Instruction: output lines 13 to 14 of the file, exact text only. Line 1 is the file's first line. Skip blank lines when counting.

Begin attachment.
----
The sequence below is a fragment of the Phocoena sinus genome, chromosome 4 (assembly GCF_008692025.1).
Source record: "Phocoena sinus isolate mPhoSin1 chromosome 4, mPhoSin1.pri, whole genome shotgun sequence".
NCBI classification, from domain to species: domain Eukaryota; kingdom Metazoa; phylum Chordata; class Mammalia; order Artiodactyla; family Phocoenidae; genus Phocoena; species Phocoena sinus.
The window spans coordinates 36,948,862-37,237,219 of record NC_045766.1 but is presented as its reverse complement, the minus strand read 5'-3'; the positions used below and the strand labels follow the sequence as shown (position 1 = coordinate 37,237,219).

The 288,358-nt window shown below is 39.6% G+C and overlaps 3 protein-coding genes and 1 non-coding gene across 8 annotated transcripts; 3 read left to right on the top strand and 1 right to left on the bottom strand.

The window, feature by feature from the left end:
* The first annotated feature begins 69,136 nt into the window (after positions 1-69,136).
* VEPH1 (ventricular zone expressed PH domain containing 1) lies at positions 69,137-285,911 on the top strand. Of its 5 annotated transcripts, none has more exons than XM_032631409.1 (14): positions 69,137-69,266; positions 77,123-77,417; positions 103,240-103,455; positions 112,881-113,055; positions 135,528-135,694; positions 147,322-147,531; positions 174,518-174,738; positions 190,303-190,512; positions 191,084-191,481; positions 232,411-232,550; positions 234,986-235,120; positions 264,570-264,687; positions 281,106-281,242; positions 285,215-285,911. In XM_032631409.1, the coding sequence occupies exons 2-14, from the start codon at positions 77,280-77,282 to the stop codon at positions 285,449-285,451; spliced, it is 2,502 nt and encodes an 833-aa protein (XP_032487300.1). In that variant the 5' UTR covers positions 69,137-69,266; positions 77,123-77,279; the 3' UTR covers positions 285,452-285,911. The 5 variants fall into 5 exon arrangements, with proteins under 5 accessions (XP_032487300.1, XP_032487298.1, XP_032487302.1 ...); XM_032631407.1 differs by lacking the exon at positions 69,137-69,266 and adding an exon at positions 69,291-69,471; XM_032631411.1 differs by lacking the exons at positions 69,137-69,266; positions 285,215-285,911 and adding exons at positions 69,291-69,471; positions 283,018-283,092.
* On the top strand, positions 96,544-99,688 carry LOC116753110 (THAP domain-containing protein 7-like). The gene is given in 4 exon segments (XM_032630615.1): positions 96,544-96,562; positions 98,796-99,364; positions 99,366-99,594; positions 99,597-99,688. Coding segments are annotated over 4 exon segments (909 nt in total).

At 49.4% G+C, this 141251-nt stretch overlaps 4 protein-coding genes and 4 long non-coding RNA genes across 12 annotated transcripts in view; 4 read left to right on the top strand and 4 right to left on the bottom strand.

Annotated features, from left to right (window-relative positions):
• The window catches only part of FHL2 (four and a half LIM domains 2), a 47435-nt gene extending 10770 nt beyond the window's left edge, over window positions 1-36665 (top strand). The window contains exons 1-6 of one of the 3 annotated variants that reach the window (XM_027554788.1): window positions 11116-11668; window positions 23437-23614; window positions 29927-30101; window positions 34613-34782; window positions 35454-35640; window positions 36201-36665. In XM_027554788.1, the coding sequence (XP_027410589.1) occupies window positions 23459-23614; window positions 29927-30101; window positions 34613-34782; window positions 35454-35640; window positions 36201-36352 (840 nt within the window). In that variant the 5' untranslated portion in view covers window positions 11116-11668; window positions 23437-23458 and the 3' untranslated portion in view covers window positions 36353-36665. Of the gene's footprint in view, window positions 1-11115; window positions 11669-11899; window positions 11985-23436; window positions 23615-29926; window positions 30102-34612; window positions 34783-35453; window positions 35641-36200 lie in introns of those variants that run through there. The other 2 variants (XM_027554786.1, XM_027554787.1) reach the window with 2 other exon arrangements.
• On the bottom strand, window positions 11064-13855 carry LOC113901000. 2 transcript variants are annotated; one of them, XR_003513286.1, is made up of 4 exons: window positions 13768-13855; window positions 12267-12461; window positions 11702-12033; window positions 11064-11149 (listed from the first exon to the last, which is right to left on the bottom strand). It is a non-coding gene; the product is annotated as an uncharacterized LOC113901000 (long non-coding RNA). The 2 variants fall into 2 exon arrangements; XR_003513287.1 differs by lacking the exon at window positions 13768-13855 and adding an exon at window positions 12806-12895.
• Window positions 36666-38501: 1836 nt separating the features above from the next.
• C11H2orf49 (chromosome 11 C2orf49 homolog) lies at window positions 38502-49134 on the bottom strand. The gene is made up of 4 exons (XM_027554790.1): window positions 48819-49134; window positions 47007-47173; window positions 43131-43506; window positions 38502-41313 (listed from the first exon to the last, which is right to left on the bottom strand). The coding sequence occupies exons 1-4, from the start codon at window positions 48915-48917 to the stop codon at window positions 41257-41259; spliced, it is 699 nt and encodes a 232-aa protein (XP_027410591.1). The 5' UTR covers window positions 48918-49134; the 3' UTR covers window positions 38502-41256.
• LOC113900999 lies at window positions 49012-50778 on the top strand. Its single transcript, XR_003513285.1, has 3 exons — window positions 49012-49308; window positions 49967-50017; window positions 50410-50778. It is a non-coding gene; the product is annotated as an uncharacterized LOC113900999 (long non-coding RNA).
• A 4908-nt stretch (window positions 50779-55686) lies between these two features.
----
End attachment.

• On the bottom strand, window positions 11064-13855 carry LOC113901000. 2 transcript variants are annotated; one of them, XR_003513286.1, is made up of 4 exons: window positions 13768-13855; window positions 12267-12461; window positions 11702-12033; window positions 11064-11149 (listed from the first exon to the last, which is right to left on the bottom strand). It is a non-coding gene; the product is annotated as an uncharacterized LOC113901000 (long non-coding RNA). The 2 variants fall into 2 exon arrangements; XR_003513287.1 differs by lacking the exon at window positions 13768-13855 and adding an exon at window positions 12806-12895.
• Window positions 36666-38501: 1836 nt separating the features above from the next.